Flora Solomon, OBE (28 September 1895 – 18 July 1984) was born Flora Benenson in Pinsk, Imperial Russia, in 1895. She was known as an influential Zionist. She was the first woman hired to improve working conditions at Marks & Spencer in London. She was the mother of Peter Benenson, founder of Amnesty International.
Solomon was born in Pinsk, in what is now Belarus. She was a daughter of the Jewish Russian gold tycoon Grigori Benenson, related to the Rothschild family. She was married to Harold Solomon, a member of a London stockbroking family and a career soldier who was a brigadier-general in the First World War. She had one child, Peter Benenson, who would become the founder of Amnesty International.
She was widowed in 1931 and raised Peter on her own.
In the 1930s, prior to World War II, she helped find homes for refugee children who fled to London from continental Europe. During World War II she organised food distribution for the British government and was awarded the OBE for her work, which had a profound impact on later government policy in the UK in relation to health care and the welfare state.
Marks and SpencerEdit
Solomon is also remembered for improving employee conditions at Marks & Spencer stores in the UK, which had a profound impact on later government policy in the UK in relation to health care and the welfare state.
In 1939, over dinner with Simon Marks, the son of a founder of Marks & Spencer, she complained to him about the company's salary policies. She learned that staff often did not eat lunch there because they could not afford it. She said to Marks, "It's firms like Marks & Spencer that give Jews a bad name". Marks immediately gave Solomon the job of looking after staff welfare.
In her new position, she "pioneered the development of the staff welfare system" (including subsidised medical services). These practices directly influenced the Labour concept of the welfare state and the creation of the British National Health Service in 1948. As a result, Marks & Spencer acquired the reputation of the "working man's paradise".
She founded Blackmore Press, a British printing house. Her life was described in her autobiography A Woman's Way, written in collaboration with Barnet Litvinoff and published in 1984 by Simon & Schuster. The work was also titled Baku to Baker Street: The Memoirs of Flora Solomon.
Solomon was a long-time friend of British intelligence officer Kim Philby. She introduced him to his second wife Aileen. Whilst working in Spain as The Times correspondent on Franco's side of the Civil War, Philby proposed that she become a Soviet agent. His friend from Cambridge Guy Burgess was simultaneously trying to recruit her into MI6. But the Soviet resident in Paris, Ozolin-Haskin (code-name Pierre) rejected this as a provocation. Had both moves succeeded she would have become a double agent.
In 1962 when Philby was the correspondent of the London Observer in Beirut, she objected to the anti-Israeli tone of his articles. She related the details of the contact to Victor Rothschild, who had worked for MI5 during the Second World War. In August 1962, during a reception at the Weizmann Institute, Solomon told Rothschild that she thought that Tomás Harris and Kim Philby were Soviet spies. She then went on to tell Rothschild that she suspected that Philby and his friend, Tomás Harris, had been Soviet agents since the 1930s. "Those two were so close as to give me an intuitive feeling that Harris was more than a friend."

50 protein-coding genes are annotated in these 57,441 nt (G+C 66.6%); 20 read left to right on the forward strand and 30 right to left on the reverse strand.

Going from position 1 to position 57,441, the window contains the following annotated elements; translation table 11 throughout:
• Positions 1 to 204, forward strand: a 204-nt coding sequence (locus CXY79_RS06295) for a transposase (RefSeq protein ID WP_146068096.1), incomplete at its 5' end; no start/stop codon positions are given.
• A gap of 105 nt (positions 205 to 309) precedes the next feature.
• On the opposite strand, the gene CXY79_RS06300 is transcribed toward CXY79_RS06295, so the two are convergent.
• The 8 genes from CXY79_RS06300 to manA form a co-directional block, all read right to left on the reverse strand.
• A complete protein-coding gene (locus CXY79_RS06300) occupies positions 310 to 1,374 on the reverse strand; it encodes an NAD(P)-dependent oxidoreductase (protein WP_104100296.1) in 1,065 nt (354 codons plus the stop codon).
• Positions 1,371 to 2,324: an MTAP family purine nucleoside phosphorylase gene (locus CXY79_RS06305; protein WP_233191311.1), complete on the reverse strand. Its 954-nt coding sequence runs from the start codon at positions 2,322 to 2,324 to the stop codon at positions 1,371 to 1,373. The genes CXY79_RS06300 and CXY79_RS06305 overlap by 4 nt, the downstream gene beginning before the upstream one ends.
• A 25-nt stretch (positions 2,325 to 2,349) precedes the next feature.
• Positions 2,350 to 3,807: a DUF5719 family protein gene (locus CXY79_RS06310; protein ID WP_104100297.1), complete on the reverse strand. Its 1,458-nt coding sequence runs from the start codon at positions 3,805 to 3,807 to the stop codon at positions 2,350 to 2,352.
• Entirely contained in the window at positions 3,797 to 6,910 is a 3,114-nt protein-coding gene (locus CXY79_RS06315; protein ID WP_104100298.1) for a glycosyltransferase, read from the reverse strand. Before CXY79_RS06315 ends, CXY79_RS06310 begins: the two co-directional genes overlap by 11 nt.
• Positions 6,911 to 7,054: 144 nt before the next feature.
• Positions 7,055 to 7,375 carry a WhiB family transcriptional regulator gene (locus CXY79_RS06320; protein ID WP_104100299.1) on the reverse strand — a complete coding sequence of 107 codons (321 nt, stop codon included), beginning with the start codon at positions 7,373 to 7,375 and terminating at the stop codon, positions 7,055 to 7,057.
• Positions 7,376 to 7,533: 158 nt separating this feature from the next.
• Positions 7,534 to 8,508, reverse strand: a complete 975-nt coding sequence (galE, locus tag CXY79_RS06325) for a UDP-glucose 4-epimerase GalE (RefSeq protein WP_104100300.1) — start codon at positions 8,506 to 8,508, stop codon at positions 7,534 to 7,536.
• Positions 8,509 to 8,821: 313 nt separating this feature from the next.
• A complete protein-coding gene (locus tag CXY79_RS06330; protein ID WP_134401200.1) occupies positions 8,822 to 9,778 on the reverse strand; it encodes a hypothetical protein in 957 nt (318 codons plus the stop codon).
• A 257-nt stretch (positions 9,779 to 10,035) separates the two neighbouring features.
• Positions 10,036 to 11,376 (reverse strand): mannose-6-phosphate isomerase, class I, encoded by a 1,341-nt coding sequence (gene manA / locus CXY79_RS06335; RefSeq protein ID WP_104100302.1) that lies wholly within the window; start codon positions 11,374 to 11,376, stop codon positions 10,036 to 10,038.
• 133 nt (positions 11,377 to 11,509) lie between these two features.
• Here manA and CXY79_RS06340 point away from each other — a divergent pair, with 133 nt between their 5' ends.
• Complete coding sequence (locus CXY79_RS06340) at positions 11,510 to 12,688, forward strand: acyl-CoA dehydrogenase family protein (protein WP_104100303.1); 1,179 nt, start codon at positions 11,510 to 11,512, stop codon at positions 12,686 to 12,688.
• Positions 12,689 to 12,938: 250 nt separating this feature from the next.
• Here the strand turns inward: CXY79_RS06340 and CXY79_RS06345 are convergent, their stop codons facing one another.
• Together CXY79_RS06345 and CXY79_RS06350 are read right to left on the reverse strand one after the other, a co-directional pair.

A Soviet defector Anatoliy Golitsyn had already told the CIA about Philby's work for the KGB up to 1949. Nicholas Elliott, a former MI6 colleague of Philby's in Beirut confronted him. Prompted by Elliott's accusations, Philby confirmed the charges of espionage and described his intelligence activities on behalf of the Soviets. However, when Elliott asked him to sign a written statement, he hesitated and requested a delay in the interrogation. A week later he boarded a Soviet freighter the Dolmatova bound for Odessa, en route to Moscow, never to return.
Before Harris was interviewed by MI5 he was killed in a motor accident at Lluchmayor, Majorca. Some people have suggested that Tomás Harris was murdered. Chapman Pincher, the author of Their Trade is Treachery (1981), agrees that it is possible that Harris had been eliminated by the KGB: "The police could find nothing wrong with the car, which hit a tree, but Harris's wife, who survived the crash, could not explain why the vehicle had gone into a sudden slide. It is considered possible, albeit remotely, that the KGB might have wanted to silence Harris before he could talk to the British security authorities, as he was an expansive personality, when in the mood, and was outside British jurisdiction. The information, about which MI5 wanted to question him and would be approaching him in Majorca, could have leaked to the KGB from its source inside MI5." Pincher goes onto argue that the source was probably Roger Hollis, the director-general of MI5.
- "Mrs Flora Solomon: Russian émigré of wide interests". The Times. London, England. 25 August 1984. p. 10.
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- Biography of Flora Solomon
- Flora Solomon, Baku to Baker Street (1984) page 226
- Carver, Tom (11 October 2012). "Diary: Philby in Beirut". London Review of Books. Retrieved 4 October 2012.
- West, Nigel; Tsarev, Oleg (1999). The Crown Jewels: The British Secrets at the Heart of the KGB Archives. New Haven, CT: Yale University Press. ISBN 0-300-07806-4.
- Biography of Tomás Harris
- Chapman Pincher, Their Trade is Treachery (1981) pages 169–170